There can be no argument that John Lydon is a polarizing figure. I think you are generally with him or against him. So, I’m firmly in the Lydon fanboy camp. The Sex Pistols were a big deal to me and Public Image Ltd. showed me an entire new world, of true post-punk music. There is a reason I have two copies of Metal Box. Those early PiL records had a gigantic influence on me. I will never forget seeing them at the Agora in Atlanta on the Metal Box tour circa 1980.
This brings us to The Public Image Is Rotten, the 2017 documentary focusing on the story of PiL, and my recent pandemic entertainment. The story is dominated by Lydon, who is always a bit of a know-it-all. Fortunately, almost everything he says is at least somewhat true. I’ve read both of his memoirs so there is a lot of familiar ground gone over early on, and John still has axes to grind, especially with Sex Pistol impersario-manager Malcolm McLaren.
That being said, that the movie alsos talk to the other members of the original, First Issue PiL is impressive. Jim Walker the drummer (who I have never seen interviewed) explains they were quite a dangerous bunch, but he left once the money ran out. There is scant footage of guitarist Keith Levene, who even today does not appear to have kicked his drug issues. Jah Wobble (bassist) gets much screen time, but is demonized as someone who took advantage of PiL tracks for his own record sales.
The Metal Box era band features drummer Martin Atkins, who is very coherent and provides great insight into what was going on. His contributions to the documentary’s story are invaluable. Around this time we hear from the inevitable Thurston Moore (seemingly a must-have for any documentary on this musical era), Ad-Rock from The Beasties, and Flea, who provide plenty of hero worship. The old footage and story of the near riot at NYC’s Ritz (where the band played behind a screen) are told.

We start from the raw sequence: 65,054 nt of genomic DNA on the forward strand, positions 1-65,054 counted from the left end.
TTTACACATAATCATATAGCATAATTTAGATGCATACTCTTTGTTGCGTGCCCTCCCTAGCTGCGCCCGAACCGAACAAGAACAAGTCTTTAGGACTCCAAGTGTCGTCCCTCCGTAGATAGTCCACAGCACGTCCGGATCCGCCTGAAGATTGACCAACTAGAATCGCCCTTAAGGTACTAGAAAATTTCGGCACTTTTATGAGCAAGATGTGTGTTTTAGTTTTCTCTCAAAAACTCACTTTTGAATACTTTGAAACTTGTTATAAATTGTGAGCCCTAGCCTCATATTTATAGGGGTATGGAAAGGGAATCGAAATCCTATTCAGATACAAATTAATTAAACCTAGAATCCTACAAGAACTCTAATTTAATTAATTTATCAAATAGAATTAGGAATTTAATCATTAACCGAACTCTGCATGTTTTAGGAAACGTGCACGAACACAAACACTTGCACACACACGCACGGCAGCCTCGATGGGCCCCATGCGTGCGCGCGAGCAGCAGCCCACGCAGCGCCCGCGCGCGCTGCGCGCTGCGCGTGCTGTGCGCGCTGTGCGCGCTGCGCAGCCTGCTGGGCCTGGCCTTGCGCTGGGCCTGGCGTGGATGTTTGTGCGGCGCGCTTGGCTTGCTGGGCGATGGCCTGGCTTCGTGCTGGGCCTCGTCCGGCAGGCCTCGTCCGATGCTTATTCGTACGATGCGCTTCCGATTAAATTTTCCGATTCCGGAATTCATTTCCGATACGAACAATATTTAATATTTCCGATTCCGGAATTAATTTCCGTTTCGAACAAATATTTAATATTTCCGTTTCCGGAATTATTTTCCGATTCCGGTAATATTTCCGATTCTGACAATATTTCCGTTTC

John is set up and arrested in Ireland, and the story of the making of The Flowers Of Romance is one of a strange process, Lydon, Atkins and producer Nick Launay with a (when awake) Levene. All coming in and doing their parts (or, in Levene’s case, erasing his parts) at different times. Jeanette Lee, whose picture is on the Flowers Of Romance cover and who is mentioned as a band member, is not mentioned in the film. They have a quick deadline before John has to spend some jail time to get the recording done.
The mid-period PiL is covered, but this is an era where I lost interest in the band, even with the incredible John McGeogh on guitar. Let’s just say Lydon goes through lots of musicians. His comeback is on Album, but it’s clear that producer Bill Laswell brought in the tracks, played on much of it, and recruited the all-star musician staff for the sessions, including Ginger Baker and Steve Vai! Lydon himself seems proud that he has been accepted by the professional musician community.
Beginning in 1993, Lydon took about ten years off from PiL, playing reunions with The Sex Pistols, and raising his nieces (The Slits’ Ari Up’s twins) with her mother, his wife Nora. John talks about how much he loves kids and how he has learned so much by being with them. After a British butter commercial (hilariously shown in the film) Lydon has enough money to reform PiL, with guitarist Lu Edmonds (the Damned), drummer Bruce Smith (the Pop Group), and Scott Frith. This is the band that continues to this day and the one I saw give a stellar performance in Atlanta a few years ago. Lydon is an artist and a survivor, and with new management from his longtime pal John ‘Rambo’ Stevens, things are good again with PiL.
I’ve just read in the news that John’s wife Nora has advanced dementia and he is her full-time caregiver now. Underneath the snarl, piss, and vinegar is a kind-hearted man. If you are interested in PiL this movie is a great place to start, but you need to be on team Lydon. If not, it may not be your thing and is not likely to win you over.